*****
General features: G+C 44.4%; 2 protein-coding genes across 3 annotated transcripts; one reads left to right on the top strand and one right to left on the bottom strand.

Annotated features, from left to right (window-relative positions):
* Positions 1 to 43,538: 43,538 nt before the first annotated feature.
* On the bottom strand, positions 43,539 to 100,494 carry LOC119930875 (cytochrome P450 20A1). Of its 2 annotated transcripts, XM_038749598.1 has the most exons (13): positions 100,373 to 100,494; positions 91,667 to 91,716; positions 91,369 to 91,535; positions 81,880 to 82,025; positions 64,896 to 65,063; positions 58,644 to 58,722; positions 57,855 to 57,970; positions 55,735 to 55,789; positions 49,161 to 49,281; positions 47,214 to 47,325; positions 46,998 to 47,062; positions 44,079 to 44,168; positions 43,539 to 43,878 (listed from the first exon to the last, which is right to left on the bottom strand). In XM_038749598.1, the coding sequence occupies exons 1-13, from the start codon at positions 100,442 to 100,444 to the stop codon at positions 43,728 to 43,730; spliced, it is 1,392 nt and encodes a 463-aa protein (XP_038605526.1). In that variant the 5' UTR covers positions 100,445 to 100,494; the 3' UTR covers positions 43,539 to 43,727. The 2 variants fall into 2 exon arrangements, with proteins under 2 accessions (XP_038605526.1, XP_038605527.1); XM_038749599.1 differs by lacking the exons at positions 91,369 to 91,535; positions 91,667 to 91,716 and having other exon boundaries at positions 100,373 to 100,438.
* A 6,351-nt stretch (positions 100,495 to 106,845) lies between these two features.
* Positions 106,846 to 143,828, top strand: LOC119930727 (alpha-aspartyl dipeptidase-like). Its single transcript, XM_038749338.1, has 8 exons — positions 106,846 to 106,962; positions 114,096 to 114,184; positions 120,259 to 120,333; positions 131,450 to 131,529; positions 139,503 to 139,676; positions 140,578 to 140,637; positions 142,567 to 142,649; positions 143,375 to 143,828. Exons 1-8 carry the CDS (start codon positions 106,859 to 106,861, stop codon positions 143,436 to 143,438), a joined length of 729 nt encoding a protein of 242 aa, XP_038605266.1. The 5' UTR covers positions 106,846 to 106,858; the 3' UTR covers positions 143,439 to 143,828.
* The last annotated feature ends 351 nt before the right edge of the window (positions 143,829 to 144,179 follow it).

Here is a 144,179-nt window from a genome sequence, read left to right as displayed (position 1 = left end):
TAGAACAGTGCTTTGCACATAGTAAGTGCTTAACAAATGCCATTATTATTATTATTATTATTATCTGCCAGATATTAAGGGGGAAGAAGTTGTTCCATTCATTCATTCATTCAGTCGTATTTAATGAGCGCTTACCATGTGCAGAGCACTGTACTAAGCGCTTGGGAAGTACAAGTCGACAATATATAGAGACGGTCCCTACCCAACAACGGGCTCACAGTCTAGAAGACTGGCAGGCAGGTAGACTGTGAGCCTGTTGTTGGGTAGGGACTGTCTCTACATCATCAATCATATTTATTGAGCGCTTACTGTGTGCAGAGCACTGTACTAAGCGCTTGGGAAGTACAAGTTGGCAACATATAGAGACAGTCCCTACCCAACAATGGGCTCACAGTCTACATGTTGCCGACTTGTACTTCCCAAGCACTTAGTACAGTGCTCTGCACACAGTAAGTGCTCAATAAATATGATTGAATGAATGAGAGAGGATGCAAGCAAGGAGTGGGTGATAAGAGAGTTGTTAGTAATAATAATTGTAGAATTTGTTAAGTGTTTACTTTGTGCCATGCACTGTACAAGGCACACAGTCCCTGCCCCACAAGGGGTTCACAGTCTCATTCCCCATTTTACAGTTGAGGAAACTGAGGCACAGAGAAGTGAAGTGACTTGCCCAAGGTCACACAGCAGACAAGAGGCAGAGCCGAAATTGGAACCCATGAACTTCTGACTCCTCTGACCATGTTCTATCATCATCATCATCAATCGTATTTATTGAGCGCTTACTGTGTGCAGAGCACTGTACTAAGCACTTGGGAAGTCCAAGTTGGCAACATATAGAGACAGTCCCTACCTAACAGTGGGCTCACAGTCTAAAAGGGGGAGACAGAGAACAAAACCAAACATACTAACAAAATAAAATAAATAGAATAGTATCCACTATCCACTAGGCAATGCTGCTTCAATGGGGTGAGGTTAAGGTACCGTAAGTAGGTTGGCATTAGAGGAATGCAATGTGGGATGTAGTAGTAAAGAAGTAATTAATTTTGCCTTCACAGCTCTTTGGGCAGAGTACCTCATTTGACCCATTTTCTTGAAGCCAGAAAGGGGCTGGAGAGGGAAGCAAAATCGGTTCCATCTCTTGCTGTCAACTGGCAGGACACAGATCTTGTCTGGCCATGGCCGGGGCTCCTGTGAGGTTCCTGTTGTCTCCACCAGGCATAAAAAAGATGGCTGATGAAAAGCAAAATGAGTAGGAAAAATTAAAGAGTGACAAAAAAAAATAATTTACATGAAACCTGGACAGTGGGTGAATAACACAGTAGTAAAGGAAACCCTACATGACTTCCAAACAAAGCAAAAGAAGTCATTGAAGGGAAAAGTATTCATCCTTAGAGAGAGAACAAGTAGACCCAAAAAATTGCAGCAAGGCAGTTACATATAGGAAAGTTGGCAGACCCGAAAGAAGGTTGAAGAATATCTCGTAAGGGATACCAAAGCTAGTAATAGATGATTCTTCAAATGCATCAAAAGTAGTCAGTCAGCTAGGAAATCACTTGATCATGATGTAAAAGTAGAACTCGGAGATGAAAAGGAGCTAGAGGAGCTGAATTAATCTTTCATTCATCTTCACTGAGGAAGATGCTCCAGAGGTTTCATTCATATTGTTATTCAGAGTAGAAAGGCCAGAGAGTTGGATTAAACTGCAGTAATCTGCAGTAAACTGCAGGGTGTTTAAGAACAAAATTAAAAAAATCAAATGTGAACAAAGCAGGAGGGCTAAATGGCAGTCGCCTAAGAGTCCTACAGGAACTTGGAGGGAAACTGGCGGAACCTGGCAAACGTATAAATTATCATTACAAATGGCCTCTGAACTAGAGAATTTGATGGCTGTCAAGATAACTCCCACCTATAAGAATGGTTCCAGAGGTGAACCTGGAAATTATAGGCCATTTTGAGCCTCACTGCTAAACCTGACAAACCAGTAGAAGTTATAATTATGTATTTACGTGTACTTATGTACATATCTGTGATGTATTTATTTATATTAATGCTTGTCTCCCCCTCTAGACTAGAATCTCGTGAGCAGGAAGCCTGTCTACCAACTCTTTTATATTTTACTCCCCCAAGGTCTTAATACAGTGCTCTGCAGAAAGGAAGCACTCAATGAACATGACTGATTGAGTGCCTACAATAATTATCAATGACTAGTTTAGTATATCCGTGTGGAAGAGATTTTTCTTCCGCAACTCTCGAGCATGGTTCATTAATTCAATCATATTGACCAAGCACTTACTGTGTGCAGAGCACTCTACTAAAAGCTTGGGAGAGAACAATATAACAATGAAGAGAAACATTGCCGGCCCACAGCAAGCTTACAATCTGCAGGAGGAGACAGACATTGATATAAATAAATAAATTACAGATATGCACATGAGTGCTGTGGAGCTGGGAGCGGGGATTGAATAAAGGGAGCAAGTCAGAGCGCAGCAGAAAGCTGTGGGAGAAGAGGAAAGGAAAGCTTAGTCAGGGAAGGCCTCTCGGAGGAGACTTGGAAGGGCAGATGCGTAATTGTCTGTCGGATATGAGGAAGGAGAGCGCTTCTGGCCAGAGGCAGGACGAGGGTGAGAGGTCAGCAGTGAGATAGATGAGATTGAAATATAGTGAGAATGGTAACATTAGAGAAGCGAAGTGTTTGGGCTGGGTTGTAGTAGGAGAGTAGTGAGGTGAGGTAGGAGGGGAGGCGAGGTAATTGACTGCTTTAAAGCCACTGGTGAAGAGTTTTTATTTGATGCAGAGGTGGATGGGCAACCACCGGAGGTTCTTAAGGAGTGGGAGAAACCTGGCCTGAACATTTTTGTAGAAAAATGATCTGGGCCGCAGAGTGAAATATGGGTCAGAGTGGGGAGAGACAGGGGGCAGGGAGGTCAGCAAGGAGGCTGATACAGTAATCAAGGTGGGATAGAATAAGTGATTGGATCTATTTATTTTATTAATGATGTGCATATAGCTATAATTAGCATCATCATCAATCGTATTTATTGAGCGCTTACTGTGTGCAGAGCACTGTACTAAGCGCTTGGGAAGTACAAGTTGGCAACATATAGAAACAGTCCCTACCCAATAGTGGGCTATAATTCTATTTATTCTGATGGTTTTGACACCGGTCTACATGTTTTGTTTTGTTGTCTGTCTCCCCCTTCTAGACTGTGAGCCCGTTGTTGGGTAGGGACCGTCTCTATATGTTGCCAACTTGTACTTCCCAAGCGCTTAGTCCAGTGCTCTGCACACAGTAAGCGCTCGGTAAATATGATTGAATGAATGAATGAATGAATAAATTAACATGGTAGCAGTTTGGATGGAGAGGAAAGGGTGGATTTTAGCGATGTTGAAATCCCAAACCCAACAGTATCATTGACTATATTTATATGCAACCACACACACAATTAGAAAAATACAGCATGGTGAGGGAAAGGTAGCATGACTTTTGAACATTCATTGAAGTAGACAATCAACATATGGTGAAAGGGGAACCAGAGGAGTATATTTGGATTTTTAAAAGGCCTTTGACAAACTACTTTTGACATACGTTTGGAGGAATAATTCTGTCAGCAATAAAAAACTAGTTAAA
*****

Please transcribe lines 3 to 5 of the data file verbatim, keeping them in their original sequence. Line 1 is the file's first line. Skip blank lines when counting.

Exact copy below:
* Positions 1 to 43,538: 43,538 nt before the first annotated feature.
* On the bottom strand, positions 43,539 to 100,494 carry LOC119930875 (cytochrome P450 20A1). Of its 2 annotated transcripts, XM_038749598.1 has the most exons (13): positions 100,373 to 100,494; positions 91,667 to 91,716; positions 91,369 to 91,535; positions 81,880 to 82,025; positions 64,896 to 65,063; positions 58,644 to 58,722; positions 57,855 to 57,970; positions 55,735 to 55,789; positions 49,161 to 49,281; positions 47,214 to 47,325; positions 46,998 to 47,062; positions 44,079 to 44,168; positions 43,539 to 43,878 (listed from the first exon to the last, which is right to left on the bottom strand). In XM_038749598.1, the coding sequence occupies exons 1-13, from the start codon at positions 100,442 to 100,444 to the stop codon at positions 43,728 to 43,730; spliced, it is 1,392 nt and encodes a 463-aa protein (XP_038605526.1). In that variant the 5' UTR covers positions 100,445 to 100,494; the 3' UTR covers positions 43,539 to 43,727. The 2 variants fall into 2 exon arrangements, with proteins under 2 accessions (XP_038605526.1, XP_038605527.1); XM_038749599.1 differs by lacking the exons at positions 91,369 to 91,535; positions 91,667 to 91,716 and having other exon boundaries at positions 100,373 to 100,438.
* A 6,351-nt stretch (positions 100,495 to 106,845) lies between these two features.